One of the less-desirable traits of being a writer is that one’s mistakes often become a matter of public record… such as when, just yesterday, I published a post here on AllOutdoor in which I observed the lack of notch in the rear sight of the Zastava M57 pistol about which I was writing. Although it was notchless, it appeared odd; as if, perhaps, someone had attempted to cut or stamp a notch in it, but had failed. Here’s a photo:
Looking at the photo, it seems apparent that someone may have filled the notch with something… but at the time it all appeared to be made of the same material.
Well, I set about the task of preparing to file a notch into the sight. I dug around in my gun goodies and got out my old set of needle files. These two were about the right thickness.
I was going to start with the square-edged file (the pointy one) and was getting set to begin when something told me to try something. So I whipped out my do-everything use-and-abuse knife, and scraped at the rear sight where the notch ought to be. Lo and behold, it was softer than steel — and the scraping exposed a whitish color.
I applied a little more force, and a hunk of “stuff” popped free of the sight! With just a little more scraping and dusting off with an old toothbrush, I had exposed a notch — a rather crooked, crude, and oversized notch — where before I’d had none.
Examining the fairly horrible notch revealed a possible motive behind the decision to fill it up: It had been cut crookedly and looked like hell. Perhaps someone had worked on the notch while trying to zero the pistol, had obviously mangled it, and then decided to hide their mistake with something like JB Weld? No telling.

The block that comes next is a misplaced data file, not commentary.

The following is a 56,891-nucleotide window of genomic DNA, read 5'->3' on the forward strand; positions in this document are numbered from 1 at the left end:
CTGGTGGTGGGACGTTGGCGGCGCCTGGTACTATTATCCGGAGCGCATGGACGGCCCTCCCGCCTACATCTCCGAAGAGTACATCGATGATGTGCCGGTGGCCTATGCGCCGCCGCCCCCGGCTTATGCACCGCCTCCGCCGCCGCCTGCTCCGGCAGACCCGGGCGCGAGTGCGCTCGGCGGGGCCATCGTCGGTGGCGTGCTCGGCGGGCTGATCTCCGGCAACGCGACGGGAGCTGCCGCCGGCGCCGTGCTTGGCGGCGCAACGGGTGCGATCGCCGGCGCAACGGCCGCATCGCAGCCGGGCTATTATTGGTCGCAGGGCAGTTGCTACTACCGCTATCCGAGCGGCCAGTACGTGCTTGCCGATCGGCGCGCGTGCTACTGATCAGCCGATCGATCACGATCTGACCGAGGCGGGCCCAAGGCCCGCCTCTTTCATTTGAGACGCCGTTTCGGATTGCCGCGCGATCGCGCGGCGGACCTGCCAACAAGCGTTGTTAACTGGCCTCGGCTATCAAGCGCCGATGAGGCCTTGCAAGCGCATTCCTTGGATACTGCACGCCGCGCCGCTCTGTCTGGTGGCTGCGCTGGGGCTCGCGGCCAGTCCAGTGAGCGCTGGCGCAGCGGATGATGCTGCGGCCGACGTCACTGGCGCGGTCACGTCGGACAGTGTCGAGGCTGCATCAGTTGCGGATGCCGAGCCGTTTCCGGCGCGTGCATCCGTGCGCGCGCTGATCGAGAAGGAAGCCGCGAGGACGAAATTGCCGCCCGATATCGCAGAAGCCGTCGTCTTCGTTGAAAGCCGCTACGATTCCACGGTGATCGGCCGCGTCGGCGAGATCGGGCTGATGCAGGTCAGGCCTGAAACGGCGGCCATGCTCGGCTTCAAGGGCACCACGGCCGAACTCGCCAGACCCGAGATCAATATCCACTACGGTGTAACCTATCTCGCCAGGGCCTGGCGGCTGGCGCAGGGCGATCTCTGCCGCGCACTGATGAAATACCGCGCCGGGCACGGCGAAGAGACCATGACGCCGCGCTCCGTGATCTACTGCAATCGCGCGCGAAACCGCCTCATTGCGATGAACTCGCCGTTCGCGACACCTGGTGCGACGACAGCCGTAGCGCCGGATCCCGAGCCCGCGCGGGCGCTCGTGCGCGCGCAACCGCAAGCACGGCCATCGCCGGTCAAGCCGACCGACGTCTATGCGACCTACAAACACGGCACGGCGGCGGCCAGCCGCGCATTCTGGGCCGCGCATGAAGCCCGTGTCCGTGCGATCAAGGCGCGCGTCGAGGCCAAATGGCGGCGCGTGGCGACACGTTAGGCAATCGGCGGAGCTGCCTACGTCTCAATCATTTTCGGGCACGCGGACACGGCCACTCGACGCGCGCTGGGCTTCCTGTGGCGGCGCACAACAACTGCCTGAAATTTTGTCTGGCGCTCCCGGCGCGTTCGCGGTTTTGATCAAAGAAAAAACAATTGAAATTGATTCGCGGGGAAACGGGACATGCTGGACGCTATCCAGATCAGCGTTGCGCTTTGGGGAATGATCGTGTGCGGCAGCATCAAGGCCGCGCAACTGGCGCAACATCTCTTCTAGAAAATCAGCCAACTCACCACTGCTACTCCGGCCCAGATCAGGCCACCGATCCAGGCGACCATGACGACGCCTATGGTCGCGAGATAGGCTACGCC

I did feel kinda dumb for believing the sight had not been notched by the factory. Ah well, live and learn.
I desperately wanted to clean up the crooked notch, but decided to fire it first. I gave the front sight a fresh coat of bright red paint and headed to the range.
It did pretty well, and my toughest challenge was getting my eyes to focus on the tiny front sight. At least I was able to prove that, at 17 yards, elevation was really not bad, though windage was off. So I grabbed the square-edged needle file and squared up the rear sight notch somewhat. I stopped before I really trued it up, because I didn’t want to go too far.
I also used a small brass hammer and a brass drift to move the rear sight to the right to correct the windage.
At the time, I felt pretty good about this five-shot group because I thought one of these marks was a double hit… but while editing the photo I noticed one way over low and left at the bottom edge of the paper. Doh!
In my last post, I said I was going to test the laser, so I did. Adjustment is extremely coarse, and a tiny movement of the allen screw makes a large difference in where the laser points. Once I had it pointing where my sights were aligned, I fired using only the laser to aim at the top right bullseye. It hit inside the black at 10:00… but a second shot hit way down low, as indicated by the arrow in the photo below.
I readjusted the laser, tapping lightly on the laser body in an attempt to get it “settled in.” It worked, and three subsequent shots landed in the bull, aiming with only the laser.
Will the magnetically-mounted laser remain true after being removed and reinstalled? That remains to be seen. For now, I feel confident saying I have a pretty accurate pistol with a pretty terrible trigger pull… and I can’t help but like it.